Alaria Taylor, |
(Angel Dog, 2004)
This is a phenomenal collection of songs and display of sheer talent. Alaria Taylor has a beautifully modulated, yet powerful voice, a blend of Gloria Estefan and Jennifer Rush, ideal for showcasing her other talents as songwriter and musician. She's undeniably easy on the eyes, too, for those to whom it matters, with hints of Debra Messing and a young Elkie Brooks!
The album opens on a pacy hand-clapping, foot-tapping number, "One Hour a Day," followed by a rock/pop number, "Immunity, The Turn Around," which starts with a near a cappella intro, then roars into life with a positive upbeat lyric. She changes pace with "Clinging Like a Leaf," a balladic number with a haunting refrain, which finds its way insidiously into the section of your brain that makes you hum snatches of tune through your daily routines. The timbre and quality of her voice really shines on this one, not an easy one to sing well, and she achieves it with believable melodic passion.
"Waiting for You" surges more power and volume into what is at heart another ballad; there is some sterling guitar work from Keith Pulvermacher -- a lovely riff that adds light to the depth of emotion engendered in the song. "Drowning in His Own Life" sounded incredibly familiar, but despite many listenings, I couldn't say why. It made me think, perhaps not unsurprisingly, of the poem "Not Waving, but Drowning," and Alaria's lyrics are stringent and bitter, while her voice is sweet and the rock style accompaniment is deep and lively, with an unexpected slow passage lifting it out of the common run. "Rachael" gets down to basics, with just Alaria's vocals and the delicate finger work of Peter Mulvey on guitar emphasising the storyline, without distraction, and showing the clarity of the vocals off nicely.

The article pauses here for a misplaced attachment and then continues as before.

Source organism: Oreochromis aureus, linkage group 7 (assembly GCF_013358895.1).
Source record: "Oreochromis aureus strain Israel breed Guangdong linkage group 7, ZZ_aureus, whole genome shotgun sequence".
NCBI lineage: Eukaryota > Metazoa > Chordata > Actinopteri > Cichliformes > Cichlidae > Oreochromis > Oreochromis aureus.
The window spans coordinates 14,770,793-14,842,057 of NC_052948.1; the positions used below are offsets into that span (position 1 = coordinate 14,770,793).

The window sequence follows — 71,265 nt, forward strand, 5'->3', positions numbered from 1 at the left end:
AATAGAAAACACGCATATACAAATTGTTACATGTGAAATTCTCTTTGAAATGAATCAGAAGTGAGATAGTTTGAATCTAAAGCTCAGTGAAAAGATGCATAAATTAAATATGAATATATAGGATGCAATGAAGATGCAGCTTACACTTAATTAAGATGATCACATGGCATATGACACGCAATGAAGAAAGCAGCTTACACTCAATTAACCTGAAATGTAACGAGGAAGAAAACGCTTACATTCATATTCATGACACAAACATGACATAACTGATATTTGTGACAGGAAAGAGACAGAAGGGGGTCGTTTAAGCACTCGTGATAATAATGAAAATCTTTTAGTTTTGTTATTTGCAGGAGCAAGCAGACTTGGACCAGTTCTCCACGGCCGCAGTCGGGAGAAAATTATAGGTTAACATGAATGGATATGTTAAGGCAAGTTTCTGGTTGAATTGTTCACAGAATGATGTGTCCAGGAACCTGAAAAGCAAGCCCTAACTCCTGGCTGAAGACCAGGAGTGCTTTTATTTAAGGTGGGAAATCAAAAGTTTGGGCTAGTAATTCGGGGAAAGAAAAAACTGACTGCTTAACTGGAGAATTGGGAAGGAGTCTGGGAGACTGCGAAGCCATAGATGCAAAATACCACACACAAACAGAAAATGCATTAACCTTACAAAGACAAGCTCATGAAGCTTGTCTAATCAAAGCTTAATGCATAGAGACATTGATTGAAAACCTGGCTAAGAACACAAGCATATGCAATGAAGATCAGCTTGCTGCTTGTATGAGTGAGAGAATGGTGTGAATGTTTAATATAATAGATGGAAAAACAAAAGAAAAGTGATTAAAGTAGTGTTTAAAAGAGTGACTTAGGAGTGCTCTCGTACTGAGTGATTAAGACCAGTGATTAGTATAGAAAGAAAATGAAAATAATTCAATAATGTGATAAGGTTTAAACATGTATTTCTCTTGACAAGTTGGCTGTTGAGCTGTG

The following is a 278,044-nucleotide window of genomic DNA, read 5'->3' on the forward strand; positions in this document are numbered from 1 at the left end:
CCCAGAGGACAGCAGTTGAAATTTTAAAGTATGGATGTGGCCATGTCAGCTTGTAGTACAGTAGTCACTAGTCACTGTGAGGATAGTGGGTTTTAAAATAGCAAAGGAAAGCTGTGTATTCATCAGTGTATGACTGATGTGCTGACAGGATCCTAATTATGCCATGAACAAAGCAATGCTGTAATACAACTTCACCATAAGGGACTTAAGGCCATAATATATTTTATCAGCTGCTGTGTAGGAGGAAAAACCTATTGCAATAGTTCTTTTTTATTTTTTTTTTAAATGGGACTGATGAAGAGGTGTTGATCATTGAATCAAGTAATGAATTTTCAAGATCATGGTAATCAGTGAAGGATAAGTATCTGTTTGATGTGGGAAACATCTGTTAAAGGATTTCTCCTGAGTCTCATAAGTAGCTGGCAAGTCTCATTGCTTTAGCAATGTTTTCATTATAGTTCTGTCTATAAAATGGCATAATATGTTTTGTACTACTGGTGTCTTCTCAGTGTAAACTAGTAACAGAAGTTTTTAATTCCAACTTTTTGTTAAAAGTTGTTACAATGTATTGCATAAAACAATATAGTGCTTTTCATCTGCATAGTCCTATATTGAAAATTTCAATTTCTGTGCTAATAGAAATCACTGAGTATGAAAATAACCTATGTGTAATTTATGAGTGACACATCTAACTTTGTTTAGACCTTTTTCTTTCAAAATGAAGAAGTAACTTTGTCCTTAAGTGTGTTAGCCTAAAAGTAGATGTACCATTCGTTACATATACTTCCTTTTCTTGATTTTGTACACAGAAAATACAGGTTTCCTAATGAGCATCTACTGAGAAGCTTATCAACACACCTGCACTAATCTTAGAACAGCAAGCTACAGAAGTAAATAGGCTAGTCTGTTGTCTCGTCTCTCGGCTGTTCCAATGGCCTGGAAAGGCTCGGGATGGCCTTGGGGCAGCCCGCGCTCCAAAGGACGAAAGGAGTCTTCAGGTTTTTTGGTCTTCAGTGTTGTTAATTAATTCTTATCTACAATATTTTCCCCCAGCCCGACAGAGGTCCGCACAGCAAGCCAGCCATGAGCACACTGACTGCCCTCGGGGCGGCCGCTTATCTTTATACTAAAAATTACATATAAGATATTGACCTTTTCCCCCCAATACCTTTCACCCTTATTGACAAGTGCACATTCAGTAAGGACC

The tempo shifts for "It Hurts," and the harder beat works well with the lyrics, and the musical phrasing pushes the uncomfortable feeling she sings about into the head of the listener. Clever lady. "See Your Face" gentles down again, another love song, outside the usual round of love songs; the originality throughout the album is pleasing. "This Isn't What I Ordered" is a sarcastic take on a relationship and faith at several levels.
As I listened to the songs, I was reminded sometimes of Thea Gilmore, sometimes of Janis Ian, but Alaria holds her own individuality up high. She goes bluesy on "Lose My Mind," poking sticks at the medical profession and its profiteering. "Patiently" has classic style lyrics, but a strong rock/pop beat underlining her equally strong vocals, at times reminiscent of the lead number in a musical. The experience ends on "Unfinished Business," with Willy Porter on guitar this time, and striking percussion by John Calarco -- a bit of Suzanne Vega for the noughties, but Alaria's voice somehow, while being clear and sultry, nevertheless has a depth and grittiness that adds strength to anything she sings.
I very much enjoyed this album, and will be looking out for more from this talented lady. I suggest you do the same.
by Jenny Ivor